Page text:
The neighbors don’t use trash pickup: the cellular automata of ethnic competition

I’ve noticed that the neighbors don’t put out their trash can on trash day. At first I thought nothing of it; perhaps they just hadn’t put their can out yet, or had accidentally slept through trash pickup. I don’t normally devote too much thought to the neighbors’ trash habits, but somehow, their cans never seemed to be out.

Last week, I witnessed them piling a mountain of trashbags into a truck. This week, again, no trash can.

It is technically legal, and cheaper, to not pay for trash pickup and instead pay a small fee to deposit your trash directly at the dump. So the neighbors are storing up a month or two’s worth of trash in their garage and then hauling it to the dump.

This is (or was) a nice neighborhood. Low crime, good schools, modern infrastructure, nice houses.

Now one of the other neighbors has been complaining to me that he’s concerned about rats coming from that house to his house.

I’ve heard a lot of complaints about this household, generally from other neighbors. Noisy, late-night parties. Guests who pee in other people’s bushes. Litter. Parking disputes (thankfully, not with me.) Mundanities that you have to put up with if you’re living around other humans. But this is a bit much.

So what to do? Call up the HOA and demand that they pass a resolution mandating that people pay for trash pickup? (Can the HOA even do that?) I don’t actually like the idea of getting the HOA to regulate the minutia of other people’s behavior, but then, I’ve never had a neighbor opt to keep giant piles of trash in their house instead of pay for trash pickup.

If all of this sounds familiar, it’s because I happened to highlight trash-related behaviors back in “Increasing Diversity => Fascism.” I’d call this a coincidence, but I suspect that disputes over proper trash disposal are actually very common.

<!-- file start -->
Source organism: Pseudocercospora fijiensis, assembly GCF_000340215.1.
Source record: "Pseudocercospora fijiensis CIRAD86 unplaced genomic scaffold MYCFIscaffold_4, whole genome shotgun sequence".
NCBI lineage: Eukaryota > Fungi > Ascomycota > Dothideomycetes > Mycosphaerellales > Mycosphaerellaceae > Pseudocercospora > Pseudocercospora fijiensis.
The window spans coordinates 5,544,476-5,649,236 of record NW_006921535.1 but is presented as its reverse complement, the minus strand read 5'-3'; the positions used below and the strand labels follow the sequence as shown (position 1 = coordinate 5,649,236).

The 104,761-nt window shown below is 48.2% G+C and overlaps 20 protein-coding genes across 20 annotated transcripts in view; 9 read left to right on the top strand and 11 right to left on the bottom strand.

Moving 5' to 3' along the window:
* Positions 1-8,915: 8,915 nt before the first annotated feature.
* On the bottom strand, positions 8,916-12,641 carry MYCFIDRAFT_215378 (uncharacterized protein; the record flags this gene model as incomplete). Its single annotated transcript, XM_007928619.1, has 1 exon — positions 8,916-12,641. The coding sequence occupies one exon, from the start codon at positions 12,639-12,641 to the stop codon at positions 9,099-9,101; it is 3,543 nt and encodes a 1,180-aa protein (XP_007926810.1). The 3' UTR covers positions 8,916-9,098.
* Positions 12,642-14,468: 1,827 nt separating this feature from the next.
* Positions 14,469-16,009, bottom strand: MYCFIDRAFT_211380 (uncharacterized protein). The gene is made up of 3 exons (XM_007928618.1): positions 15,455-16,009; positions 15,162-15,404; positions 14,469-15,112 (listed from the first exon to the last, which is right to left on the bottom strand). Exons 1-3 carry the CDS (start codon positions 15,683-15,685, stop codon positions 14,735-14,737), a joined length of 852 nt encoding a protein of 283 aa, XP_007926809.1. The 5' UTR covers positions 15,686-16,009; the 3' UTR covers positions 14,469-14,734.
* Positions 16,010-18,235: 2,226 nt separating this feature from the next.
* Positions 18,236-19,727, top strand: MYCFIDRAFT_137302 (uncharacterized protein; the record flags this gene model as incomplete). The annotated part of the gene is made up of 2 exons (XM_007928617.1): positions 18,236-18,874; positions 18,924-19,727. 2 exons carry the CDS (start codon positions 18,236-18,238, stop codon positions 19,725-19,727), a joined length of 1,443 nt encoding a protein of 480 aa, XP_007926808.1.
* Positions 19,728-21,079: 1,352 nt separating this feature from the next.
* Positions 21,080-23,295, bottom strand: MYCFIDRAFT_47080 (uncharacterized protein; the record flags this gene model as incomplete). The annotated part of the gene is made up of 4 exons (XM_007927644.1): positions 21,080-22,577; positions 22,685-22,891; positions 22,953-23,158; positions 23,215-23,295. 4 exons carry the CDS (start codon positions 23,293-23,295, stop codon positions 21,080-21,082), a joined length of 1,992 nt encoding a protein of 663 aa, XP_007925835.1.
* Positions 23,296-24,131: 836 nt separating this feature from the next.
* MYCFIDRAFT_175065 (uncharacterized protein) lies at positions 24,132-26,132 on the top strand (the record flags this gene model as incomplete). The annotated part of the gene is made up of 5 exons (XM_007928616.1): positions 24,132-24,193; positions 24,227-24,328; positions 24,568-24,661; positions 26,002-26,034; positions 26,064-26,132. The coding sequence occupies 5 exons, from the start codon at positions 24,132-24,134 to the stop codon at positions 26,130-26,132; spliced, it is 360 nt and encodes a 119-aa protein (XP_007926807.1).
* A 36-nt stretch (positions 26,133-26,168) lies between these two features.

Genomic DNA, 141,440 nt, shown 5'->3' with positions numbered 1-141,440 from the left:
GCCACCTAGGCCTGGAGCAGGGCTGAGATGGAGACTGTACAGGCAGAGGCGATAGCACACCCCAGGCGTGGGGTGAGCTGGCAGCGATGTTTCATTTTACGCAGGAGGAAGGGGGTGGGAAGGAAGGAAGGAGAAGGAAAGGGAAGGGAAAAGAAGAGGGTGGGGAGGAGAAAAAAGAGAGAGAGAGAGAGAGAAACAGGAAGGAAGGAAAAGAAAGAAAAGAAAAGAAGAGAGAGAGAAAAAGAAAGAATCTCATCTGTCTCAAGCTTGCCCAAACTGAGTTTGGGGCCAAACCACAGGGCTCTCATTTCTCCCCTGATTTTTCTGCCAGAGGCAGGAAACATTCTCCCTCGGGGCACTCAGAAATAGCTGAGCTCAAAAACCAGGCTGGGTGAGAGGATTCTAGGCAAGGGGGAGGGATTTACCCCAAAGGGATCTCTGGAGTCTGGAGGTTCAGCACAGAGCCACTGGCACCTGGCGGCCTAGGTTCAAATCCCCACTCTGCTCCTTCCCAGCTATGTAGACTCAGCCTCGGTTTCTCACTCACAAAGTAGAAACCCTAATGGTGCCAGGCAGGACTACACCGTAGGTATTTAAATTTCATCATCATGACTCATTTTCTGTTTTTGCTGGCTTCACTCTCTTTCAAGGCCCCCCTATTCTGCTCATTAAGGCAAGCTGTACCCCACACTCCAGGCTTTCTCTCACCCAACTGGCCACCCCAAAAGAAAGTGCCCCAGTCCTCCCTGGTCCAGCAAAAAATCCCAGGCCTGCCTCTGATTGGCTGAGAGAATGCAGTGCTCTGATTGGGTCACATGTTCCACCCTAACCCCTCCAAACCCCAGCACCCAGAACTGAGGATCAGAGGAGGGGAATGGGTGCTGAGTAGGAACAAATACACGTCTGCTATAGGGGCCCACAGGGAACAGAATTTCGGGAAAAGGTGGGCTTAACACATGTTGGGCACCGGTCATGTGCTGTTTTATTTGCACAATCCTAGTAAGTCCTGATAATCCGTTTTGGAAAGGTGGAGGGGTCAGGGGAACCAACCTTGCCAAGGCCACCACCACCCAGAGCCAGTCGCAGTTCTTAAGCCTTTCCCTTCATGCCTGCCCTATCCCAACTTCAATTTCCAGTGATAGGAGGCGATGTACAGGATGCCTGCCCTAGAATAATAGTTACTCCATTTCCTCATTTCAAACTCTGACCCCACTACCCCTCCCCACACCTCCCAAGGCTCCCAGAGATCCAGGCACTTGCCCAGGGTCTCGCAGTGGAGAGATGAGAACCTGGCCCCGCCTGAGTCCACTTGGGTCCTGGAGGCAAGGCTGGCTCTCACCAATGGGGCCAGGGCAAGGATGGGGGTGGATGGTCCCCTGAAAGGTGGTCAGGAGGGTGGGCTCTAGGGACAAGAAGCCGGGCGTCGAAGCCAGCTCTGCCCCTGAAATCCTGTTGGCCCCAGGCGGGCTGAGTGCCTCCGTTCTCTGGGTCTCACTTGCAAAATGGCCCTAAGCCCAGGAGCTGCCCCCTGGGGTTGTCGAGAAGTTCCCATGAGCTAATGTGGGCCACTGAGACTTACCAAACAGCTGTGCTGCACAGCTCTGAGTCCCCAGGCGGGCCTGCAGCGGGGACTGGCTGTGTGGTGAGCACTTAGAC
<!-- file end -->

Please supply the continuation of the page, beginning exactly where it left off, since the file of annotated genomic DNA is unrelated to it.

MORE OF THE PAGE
I’m just glad we’re renting, so it’s not my money going down the drain–no, my money did that elsewhere. We cut our losses and got out shortly after the home invasions started and I found used drug needles on the playground. So we decided to pay extra, this time, for a nicer neighborhood, somewhere clean and safe.

So much for clean.

Why would anyone who can’t afford trash pickup live in this neighborhood? There are cheaper-but-still-nice neighborhoods nearby.

The answer is probably the obvious one. People who live on million-dollar estates on islands accessible only by ferry, who happily talk about how the cost of the ferry ride “keeps out the riff-raff,” vote for policies that move people from ghettos to middle-class neighborhoods.


This all gets back to competition, the Prisoner’s Dilemma, and ethnicity.

You and I are in competition.

If it’s any consolation, we’re also in competition with pretty much everyone on Earth. Each of us, whether consciously or not, is attempting to secure resources for ourselves and our progeny.

The easiest person to conquer is your neighbor.

You are unlikely to care terribly much about the behavior of someone living across the country, or even across the state. If some guy a thousand miles away from you is storing up a pile of trash, well, that’s weird, but it doesn’t affect you. If your neighbor is storing up a pile of trash, suddenly it starts looking like your business.

Most violence is committed against people known to the attacker, or members of their own community. Most wars are waged against a country’s immediate neighbors. And if I can’t conquer my neighbors, perhaps I can ally with someone from far away–someone not an immediate threat to me–to conquer them.

The easiest way to get people to stop fighting with their neighbors and band together for the common good is to confront them with an even bigger, credible threat from further away. England and France finally managed to ally when confronted with Germany; if space aliens invaded tomorrow, I bet most countries on earth would forget their nationalistic squabbles pretty darn quickly.

But as long as there isn’t a bigger, credible threat, then stealing my neighbor’s resources can lead to my own success. And pretty soon, we’re back to squabbling.

In other words, getting people to cooperate instead of defect is pretty tough.

Indeed, a great percent of ethnic conflicts are phrased along the lines of, “My people are great and virtuous cooperators who bend over backwards for other groups of people, but your people are dastardly defectors who are taking advantage of our naive goodwill!” And for good reason–if you can consistently defect against someone who consistently cooperates, you’ll do really well for yourself.